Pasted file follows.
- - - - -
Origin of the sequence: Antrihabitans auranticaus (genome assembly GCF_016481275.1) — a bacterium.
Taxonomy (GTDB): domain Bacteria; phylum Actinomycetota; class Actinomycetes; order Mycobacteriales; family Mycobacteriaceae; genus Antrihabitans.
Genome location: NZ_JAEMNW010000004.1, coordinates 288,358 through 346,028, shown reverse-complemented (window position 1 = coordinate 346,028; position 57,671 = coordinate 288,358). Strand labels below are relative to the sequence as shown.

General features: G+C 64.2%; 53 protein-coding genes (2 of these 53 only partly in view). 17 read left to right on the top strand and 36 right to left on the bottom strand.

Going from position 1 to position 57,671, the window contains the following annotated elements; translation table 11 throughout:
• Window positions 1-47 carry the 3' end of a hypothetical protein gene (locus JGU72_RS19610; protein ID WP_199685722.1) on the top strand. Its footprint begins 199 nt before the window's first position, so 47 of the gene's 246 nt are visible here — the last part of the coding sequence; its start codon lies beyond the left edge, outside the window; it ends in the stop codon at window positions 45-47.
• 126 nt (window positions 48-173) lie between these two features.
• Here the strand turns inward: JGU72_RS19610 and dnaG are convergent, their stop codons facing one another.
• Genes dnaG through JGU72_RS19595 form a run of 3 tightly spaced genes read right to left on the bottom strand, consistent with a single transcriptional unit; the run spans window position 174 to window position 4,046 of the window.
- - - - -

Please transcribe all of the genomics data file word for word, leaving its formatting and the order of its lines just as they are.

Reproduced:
Origin of the sequence: Antrihabitans auranticaus (genome assembly GCF_016481275.1) — a bacterium.
Taxonomy (GTDB): domain Bacteria; phylum Actinomycetota; class Actinomycetes; order Mycobacteriales; family Mycobacteriaceae; genus Antrihabitans.
Genome location: NZ_JAEMNW010000004.1, coordinates 288,358 through 346,028, shown reverse-complemented (window position 1 = coordinate 346,028; position 57,671 = coordinate 288,358). Strand labels below are relative to the sequence as shown.

General features: G+C 64.2%; 53 protein-coding genes (2 of these 53 only partly in view). 17 read left to right on the top strand and 36 right to left on the bottom strand.

Going from position 1 to position 57,671, the window contains the following annotated elements; translation table 11 throughout:
• Window positions 1-47 carry the 3' end of a hypothetical protein gene (locus JGU72_RS19610; protein ID WP_199685722.1) on the top strand. Its footprint begins 199 nt before the window's first position, so 47 of the gene's 246 nt are visible here — the last part of the coding sequence; its start codon lies beyond the left edge, outside the window; it ends in the stop codon at window positions 45-47.
• 126 nt (window positions 48-173) lie between these two features.
• Here the strand turns inward: JGU72_RS19610 and dnaG are convergent, their stop codons facing one another.
• Genes dnaG through JGU72_RS19595 form a run of 3 tightly spaced genes read right to left on the bottom strand, consistent with a single transcriptional unit; the run spans window position 174 to window position 4,046 of the window.